The fastest way to moviegoers' wallets is through their sense of nostalgia, and the big-screen A-Team gets all the character details of the notoriously violent '80s-era action series just right. Sadly, limp action sequences, bland villains, and a cliché-riddled screenplay prevent director/co-writer Joe Carnahan's plan from coming together.
Nostalgia in cinema isn't a bad thing as long as there's a certain level of quality control in play; when it's used as the means to an end, the mood can shift from fun to stale relatively fast. Such is the case in Carnahan's A-Team, a film that could have been cartoon anarchy along the lines of Charlie's Angels or Punisher: War Zone had the screenwriters Carnahan, Skip Woods, and Brian Bloom made a genuine effort to really play up the "they specialize in the ridiculous" angle touted so heavily in the trailers. What we get instead is a tired series of heavily edited, overly familiar action sequences (the one with the team member posing as a window washer, the big finale at the docks) separated by inert dialogue scenes in which the plot twists and the villains gloat.
Col. John "Hannibal" Smith (Liam Neeson), Templeton "Face" Peck (Bradley Cooper), B.A. Baracus (Quinton "Rampage" Jackson), and H.M. "Howlin' Mad" Murdock (Sharlto Copley) are a group of former Special Forces operatives who have been fighting the good fight for eight years when they're sentenced to military prison for a crime they didn't commit. Breaking out with relative ease, they embark on a treacherous quest to clear their names while being hunted across the globe by Charisa Sosa (Jessica Biel), a high-ranking military officer and one of Face's many former lovers. Meanwhile, mysterious CIA operative Lynch (Patrick Wilson) offers tips that help point the federal fugitives in the right direction, which seems to lead straight to former military contractor Pike (Brian Bloom), who may have been responsible for setting them up in the first place. Just when it seems that the A-Team has all the evidence needed to prove their innocence, however, they discover that their latest mission is just getting started.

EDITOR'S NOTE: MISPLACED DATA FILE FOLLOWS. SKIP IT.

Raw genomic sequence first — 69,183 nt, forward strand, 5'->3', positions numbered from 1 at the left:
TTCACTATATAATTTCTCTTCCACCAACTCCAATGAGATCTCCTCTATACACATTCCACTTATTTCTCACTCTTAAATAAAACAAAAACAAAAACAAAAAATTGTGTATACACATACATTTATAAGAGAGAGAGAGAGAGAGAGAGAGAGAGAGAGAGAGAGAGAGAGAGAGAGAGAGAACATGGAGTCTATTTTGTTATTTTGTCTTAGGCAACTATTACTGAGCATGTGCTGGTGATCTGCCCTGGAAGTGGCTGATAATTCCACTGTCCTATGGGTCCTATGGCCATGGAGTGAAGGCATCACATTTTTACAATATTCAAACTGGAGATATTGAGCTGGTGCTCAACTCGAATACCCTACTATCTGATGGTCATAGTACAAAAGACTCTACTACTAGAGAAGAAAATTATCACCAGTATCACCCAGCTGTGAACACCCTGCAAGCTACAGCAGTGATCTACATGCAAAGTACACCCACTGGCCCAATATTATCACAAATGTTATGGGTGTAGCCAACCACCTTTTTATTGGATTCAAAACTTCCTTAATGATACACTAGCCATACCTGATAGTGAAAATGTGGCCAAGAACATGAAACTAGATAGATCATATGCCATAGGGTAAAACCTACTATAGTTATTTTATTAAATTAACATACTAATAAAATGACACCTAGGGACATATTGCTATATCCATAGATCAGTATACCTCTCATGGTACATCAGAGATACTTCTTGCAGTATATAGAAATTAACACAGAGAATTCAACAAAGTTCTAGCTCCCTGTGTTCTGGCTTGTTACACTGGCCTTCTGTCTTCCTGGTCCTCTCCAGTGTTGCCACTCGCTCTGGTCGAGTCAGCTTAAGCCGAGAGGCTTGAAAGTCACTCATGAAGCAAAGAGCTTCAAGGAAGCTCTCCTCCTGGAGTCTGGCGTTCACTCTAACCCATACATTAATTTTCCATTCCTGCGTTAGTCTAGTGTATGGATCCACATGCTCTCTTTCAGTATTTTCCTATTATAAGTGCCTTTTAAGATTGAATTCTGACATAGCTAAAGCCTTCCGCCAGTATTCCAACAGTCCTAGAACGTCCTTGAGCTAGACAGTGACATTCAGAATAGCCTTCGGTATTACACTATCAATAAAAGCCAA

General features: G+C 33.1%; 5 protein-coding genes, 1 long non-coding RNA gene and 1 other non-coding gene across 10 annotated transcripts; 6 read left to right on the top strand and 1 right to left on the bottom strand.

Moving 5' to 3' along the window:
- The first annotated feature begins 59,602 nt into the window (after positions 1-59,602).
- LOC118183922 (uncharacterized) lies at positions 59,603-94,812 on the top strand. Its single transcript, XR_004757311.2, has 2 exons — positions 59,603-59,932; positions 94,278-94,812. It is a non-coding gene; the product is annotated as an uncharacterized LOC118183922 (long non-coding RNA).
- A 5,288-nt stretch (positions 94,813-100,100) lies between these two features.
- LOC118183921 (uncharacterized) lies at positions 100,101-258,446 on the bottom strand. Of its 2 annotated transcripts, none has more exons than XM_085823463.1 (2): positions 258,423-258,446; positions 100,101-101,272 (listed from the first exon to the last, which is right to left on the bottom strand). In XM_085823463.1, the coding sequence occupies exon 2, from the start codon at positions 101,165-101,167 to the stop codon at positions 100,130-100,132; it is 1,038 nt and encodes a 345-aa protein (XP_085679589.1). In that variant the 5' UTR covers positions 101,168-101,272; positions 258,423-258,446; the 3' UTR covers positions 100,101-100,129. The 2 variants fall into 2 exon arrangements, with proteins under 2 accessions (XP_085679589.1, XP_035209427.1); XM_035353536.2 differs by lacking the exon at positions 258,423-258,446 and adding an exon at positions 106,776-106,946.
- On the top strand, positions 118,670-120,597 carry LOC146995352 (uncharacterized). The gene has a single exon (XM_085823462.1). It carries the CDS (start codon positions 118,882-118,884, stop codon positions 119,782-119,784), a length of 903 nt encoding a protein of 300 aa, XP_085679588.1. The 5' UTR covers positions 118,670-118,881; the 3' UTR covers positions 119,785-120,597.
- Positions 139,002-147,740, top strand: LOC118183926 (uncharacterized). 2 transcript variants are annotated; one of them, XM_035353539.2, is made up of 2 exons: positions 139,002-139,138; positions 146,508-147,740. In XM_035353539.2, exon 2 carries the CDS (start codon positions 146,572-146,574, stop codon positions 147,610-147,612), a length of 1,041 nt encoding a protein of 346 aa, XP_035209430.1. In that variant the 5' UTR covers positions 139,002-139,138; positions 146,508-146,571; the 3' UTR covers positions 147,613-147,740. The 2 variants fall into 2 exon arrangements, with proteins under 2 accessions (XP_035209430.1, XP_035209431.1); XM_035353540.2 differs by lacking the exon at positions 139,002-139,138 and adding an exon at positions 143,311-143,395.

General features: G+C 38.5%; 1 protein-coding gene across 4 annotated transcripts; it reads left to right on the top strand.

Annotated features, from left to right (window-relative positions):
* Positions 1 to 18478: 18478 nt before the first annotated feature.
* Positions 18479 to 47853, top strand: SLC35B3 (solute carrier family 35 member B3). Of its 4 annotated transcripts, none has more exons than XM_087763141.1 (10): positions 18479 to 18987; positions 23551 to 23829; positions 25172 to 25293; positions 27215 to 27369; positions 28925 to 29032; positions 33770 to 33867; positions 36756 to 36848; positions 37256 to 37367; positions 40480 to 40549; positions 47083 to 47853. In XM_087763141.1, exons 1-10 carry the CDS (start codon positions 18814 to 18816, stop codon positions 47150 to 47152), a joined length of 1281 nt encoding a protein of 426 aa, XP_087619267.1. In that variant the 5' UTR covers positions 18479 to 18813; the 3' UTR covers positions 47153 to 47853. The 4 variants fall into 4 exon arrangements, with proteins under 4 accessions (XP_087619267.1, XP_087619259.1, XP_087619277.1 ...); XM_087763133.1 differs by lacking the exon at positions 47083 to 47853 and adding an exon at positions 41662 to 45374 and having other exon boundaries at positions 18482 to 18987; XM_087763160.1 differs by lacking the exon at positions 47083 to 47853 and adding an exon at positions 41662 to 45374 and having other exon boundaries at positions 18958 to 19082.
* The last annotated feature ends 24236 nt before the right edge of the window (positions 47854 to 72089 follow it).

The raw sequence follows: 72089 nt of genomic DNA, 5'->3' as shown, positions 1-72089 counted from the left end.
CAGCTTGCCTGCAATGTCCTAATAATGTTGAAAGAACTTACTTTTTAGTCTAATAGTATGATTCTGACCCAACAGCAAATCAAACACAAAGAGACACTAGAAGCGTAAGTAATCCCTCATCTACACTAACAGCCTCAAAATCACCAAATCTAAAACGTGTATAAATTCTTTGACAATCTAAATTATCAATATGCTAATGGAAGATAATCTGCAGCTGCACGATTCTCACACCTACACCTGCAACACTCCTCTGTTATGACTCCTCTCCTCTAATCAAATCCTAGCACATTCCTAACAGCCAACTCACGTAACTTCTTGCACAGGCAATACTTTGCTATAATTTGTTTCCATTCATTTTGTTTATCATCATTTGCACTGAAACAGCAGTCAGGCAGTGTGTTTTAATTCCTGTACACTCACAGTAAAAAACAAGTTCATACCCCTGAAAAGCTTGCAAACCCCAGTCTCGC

As fun as it is to watch Neeson, Cooper, Jackson, and Copley slip into the characters that kept fans of the original series tuning in week after week, even their devil-may-care chemistry can't save the rest of the flick from feeling woefully pedestrian. And by the time we start getting flashbacks to events that took place ten minutes prior, it's obvious that the man who kept us twisting on the hook with the brilliant Narc no longer trusts his audience to connect the dots -- even when they're fluorescent orange and numbered.
The A-Team is at its best when our four hapless heroes are bickering over how to fight their way out of a tight jam or just joking around, which makes the fact that little else in the film actually works all the more frustrating. Perhaps it's unfair to fault a movie based on a television series for not being original or inventive enough, but then again maybe that's why the vast majority of these feature adaptations so often leave us wanting more -- the folks behind them just aren't as creative as the ones who had the inspiration to dream up the initial concept. The cast of The A-Team is on fire; unfortunately the director and screenwriters douse their flame at every turn. If a sequel gets the green light and the producers are smart, they'll leave this fab four in place, and hire a director like Lexi Alexander to ensure that the action is as outrageous and unpredictable as the characters.